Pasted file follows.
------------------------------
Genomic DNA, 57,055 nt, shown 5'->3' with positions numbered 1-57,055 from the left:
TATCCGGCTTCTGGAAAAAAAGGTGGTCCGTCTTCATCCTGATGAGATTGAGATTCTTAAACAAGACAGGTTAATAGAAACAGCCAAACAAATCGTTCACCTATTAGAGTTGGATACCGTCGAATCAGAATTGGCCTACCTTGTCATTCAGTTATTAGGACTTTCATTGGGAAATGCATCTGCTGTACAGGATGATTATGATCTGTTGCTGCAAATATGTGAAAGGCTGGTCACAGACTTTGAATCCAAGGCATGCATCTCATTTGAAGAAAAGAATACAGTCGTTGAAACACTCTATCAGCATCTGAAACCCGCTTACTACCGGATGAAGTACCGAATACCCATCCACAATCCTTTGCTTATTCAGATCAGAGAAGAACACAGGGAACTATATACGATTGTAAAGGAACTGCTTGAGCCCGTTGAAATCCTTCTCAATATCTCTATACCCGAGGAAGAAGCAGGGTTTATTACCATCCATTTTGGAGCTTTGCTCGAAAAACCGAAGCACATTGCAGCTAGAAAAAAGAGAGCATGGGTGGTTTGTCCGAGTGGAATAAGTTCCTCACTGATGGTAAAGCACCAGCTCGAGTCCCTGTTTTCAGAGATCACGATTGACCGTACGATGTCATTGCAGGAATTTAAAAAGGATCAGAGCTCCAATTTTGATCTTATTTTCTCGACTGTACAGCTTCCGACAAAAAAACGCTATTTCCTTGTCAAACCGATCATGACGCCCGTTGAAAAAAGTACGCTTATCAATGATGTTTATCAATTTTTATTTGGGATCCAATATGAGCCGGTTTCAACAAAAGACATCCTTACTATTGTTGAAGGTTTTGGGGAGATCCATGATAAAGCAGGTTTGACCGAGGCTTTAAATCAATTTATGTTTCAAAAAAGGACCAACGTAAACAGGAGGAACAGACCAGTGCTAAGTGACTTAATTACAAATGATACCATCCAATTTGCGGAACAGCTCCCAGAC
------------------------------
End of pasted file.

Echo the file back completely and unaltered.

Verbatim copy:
Genomic DNA, 57,055 nt, shown 5'->3' with positions numbered 1-57,055 from the left:
TATCCGGCTTCTGGAAAAAAAGGTGGTCCGTCTTCATCCTGATGAGATTGAGATTCTTAAACAAGACAGGTTAATAGAAACAGCCAAACAAATCGTTCACCTATTAGAGTTGGATACCGTCGAATCAGAATTGGCCTACCTTGTCATTCAGTTATTAGGACTTTCATTGGGAAATGCATCTGCTGTACAGGATGATTATGATCTGTTGCTGCAAATATGTGAAAGGCTGGTCACAGACTTTGAATCCAAGGCATGCATCTCATTTGAAGAAAAGAATACAGTCGTTGAAACACTCTATCAGCATCTGAAACCCGCTTACTACCGGATGAAGTACCGAATACCCATCCACAATCCTTTGCTTATTCAGATCAGAGAAGAACACAGGGAACTATATACGATTGTAAAGGAACTGCTTGAGCCCGTTGAAATCCTTCTCAATATCTCTATACCCGAGGAAGAAGCAGGGTTTATTACCATCCATTTTGGAGCTTTGCTCGAAAAACCGAAGCACATTGCAGCTAGAAAAAAGAGAGCATGGGTGGTTTGTCCGAGTGGAATAAGTTCCTCACTGATGGTAAAGCACCAGCTCGAGTCCCTGTTTTCAGAGATCACGATTGACCGTACGATGTCATTGCAGGAATTTAAAAAGGATCAGAGCTCCAATTTTGATCTTATTTTCTCGACTGTACAGCTTCCGACAAAAAAACGCTATTTCCTTGTCAAACCGATCATGACGCCCGTTGAAAAAAGTACGCTTATCAATGATGTTTATCAATTTTTATTTGGGATCCAATATGAGCCGGTTTCAACAAAAGACATCCTTACTATTGTTGAAGGTTTTGGGGAGATCCATGATAAAGCAGGTTTGACCGAGGCTTTAAATCAATTTATGTTTCAAAAAAGGACCAACGTAAACAGGAGGAACAGACCAGTGCTAAGTGACTTAATTACAAATGATACCATCCAATTTGCGGAACAGCTCCCAGAC